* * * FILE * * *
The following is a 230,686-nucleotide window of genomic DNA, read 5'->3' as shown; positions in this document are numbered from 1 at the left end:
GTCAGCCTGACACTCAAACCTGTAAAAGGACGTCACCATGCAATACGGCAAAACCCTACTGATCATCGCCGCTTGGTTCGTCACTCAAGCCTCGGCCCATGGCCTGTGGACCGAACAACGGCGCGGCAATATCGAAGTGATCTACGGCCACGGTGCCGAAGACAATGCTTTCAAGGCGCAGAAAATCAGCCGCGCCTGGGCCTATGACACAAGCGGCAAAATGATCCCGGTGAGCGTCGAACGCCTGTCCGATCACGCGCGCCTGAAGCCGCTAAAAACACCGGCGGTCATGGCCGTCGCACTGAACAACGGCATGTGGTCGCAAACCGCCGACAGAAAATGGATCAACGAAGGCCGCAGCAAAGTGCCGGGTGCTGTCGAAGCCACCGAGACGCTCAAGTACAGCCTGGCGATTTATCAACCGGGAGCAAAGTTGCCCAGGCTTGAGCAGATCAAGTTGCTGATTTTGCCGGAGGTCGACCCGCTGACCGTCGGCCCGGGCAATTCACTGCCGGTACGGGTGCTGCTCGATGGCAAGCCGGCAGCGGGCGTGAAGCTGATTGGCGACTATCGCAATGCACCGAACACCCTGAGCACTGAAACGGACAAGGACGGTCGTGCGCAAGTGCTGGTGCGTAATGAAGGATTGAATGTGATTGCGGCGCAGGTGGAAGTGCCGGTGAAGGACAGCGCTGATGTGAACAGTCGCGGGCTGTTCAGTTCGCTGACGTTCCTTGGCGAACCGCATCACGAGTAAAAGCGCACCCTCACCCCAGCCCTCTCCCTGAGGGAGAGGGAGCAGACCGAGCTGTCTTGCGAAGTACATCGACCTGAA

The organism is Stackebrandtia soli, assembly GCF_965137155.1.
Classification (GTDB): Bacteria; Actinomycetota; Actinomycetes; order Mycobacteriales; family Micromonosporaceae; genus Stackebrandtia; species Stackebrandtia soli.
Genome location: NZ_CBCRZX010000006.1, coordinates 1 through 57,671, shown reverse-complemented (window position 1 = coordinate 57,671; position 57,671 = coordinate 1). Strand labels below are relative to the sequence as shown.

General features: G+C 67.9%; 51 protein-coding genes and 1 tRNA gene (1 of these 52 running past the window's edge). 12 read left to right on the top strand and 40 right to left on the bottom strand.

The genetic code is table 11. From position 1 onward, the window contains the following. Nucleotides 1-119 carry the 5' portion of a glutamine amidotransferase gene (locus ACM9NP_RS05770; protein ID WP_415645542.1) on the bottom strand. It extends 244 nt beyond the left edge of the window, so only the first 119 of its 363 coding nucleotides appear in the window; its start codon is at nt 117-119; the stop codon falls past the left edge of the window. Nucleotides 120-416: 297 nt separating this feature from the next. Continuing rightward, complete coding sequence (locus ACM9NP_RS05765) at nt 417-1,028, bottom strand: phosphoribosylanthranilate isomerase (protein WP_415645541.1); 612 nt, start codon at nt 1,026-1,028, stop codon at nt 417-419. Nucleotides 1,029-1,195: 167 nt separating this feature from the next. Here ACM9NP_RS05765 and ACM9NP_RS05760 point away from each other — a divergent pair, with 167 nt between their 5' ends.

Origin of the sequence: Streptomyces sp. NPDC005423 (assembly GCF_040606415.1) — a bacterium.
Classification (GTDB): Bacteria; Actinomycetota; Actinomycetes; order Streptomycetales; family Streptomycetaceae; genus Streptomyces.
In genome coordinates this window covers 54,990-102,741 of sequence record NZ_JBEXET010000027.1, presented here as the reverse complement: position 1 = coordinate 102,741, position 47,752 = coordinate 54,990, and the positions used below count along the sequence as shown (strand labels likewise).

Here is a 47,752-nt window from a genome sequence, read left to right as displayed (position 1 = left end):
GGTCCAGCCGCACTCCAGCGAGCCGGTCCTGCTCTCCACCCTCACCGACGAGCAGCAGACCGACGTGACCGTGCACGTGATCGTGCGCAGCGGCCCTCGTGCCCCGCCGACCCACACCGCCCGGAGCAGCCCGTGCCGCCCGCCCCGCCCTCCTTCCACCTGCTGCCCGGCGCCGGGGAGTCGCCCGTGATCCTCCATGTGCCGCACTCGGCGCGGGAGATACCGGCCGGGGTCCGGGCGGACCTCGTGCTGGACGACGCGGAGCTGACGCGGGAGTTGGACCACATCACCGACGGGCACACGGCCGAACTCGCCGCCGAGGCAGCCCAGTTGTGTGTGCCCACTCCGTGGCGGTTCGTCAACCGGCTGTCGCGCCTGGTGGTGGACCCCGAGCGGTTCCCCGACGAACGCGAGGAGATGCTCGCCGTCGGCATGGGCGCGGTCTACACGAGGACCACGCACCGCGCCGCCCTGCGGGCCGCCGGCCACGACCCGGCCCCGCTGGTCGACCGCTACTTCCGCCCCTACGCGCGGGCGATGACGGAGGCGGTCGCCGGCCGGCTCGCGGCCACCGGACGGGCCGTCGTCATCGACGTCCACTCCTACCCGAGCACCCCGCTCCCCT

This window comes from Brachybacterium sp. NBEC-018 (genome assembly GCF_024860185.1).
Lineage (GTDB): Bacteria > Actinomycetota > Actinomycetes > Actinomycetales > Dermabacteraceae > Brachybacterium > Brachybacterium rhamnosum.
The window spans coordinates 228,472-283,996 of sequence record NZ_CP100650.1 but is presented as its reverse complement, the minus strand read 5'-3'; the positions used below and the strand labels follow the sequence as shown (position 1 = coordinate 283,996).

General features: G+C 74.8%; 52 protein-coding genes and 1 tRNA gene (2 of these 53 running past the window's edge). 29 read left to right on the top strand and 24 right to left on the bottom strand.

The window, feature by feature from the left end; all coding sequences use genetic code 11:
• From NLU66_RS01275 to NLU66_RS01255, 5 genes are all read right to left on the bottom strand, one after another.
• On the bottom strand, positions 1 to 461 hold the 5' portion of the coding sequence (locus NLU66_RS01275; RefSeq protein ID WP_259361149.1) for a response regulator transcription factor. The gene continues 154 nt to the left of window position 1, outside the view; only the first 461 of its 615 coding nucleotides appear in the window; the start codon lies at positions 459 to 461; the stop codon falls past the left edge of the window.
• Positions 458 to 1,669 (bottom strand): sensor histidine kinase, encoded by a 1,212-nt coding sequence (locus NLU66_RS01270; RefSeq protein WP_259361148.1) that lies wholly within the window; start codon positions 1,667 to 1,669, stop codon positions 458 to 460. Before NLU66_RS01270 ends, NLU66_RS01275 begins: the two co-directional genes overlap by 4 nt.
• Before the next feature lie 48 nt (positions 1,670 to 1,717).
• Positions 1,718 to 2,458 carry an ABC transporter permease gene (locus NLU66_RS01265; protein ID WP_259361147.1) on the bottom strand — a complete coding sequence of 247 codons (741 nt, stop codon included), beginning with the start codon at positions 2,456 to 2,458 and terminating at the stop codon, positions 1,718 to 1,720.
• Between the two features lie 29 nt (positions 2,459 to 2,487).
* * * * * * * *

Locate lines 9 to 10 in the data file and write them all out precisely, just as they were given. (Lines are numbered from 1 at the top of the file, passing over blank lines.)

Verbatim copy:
Classification (GTDB): Bacteria; Actinomycetota; Actinomycetes; order Streptomycetales; family Streptomycetaceae; genus Streptomyces.
In genome coordinates this window covers 54,990-102,741 of sequence record NZ_JBEXET010000027.1, presented here as the reverse complement: position 1 = coordinate 102,741, position 47,752 = coordinate 54,990, and the positions used below count along the sequence as shown (strand labels likewise).